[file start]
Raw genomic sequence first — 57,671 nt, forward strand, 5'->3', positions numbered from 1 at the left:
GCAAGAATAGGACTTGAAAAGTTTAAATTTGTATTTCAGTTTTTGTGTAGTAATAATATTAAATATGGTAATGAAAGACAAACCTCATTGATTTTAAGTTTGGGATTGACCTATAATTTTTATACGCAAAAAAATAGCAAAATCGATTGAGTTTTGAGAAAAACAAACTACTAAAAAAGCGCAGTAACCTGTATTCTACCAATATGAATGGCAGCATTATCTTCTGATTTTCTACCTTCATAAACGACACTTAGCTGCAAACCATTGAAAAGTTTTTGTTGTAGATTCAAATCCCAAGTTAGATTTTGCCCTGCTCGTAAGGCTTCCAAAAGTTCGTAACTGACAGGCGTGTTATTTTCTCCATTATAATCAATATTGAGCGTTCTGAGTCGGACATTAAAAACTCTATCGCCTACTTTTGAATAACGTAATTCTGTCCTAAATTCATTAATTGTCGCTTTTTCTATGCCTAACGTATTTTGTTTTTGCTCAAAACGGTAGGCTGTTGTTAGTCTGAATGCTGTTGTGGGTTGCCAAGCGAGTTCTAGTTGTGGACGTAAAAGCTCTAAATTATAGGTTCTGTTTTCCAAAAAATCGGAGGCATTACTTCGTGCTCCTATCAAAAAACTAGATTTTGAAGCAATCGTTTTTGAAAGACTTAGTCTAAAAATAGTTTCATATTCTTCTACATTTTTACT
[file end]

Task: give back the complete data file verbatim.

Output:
Raw genomic sequence first — 57,671 nt, forward strand, 5'->3', positions numbered from 1 at the left:
GCAAGAATAGGACTTGAAAAGTTTAAATTTGTATTTCAGTTTTTGTGTAGTAATAATATTAAATATGGTAATGAAAGACAAACCTCATTGATTTTAAGTTTGGGATTGACCTATAATTTTTATACGCAAAAAAATAGCAAAATCGATTGAGTTTTGAGAAAAACAAACTACTAAAAAAGCGCAGTAACCTGTATTCTACCAATATGAATGGCAGCATTATCTTCTGATTTTCTACCTTCATAAACGACACTTAGCTGCAAACCATTGAAAAGTTTTTGTTGTAGATTCAAATCCCAAGTTAGATTTTGCCCTGCTCGTAAGGCTTCCAAAAGTTCGTAACTGACAGGCGTGTTATTTTCTCCATTATAATCAATATTGAGCGTTCTGAGTCGGACATTAAAAACTCTATCGCCTACTTTTGAATAACGTAATTCTGTCCTAAATTCATTAATTGTCGCTTTTTCTATGCCTAACGTATTTTGTTTTTGCTCAAAACGGTAGGCTGTTGTTAGTCTGAATGCTGTTGTGGGTTGCCAAGCGAGTTCTAGTTGTGGACGTAAAAGCTCTAAATTATAGGTTCTGTTTTCCAAAAAATCGGAGGCATTACTTCGTGCTCCTATCAAAAAACTAGATTTTGAAGCAATCGTTTTTGAAAGACTTAGTCTAAAAATAGTTTCATATTCTTCTACATTTTTACT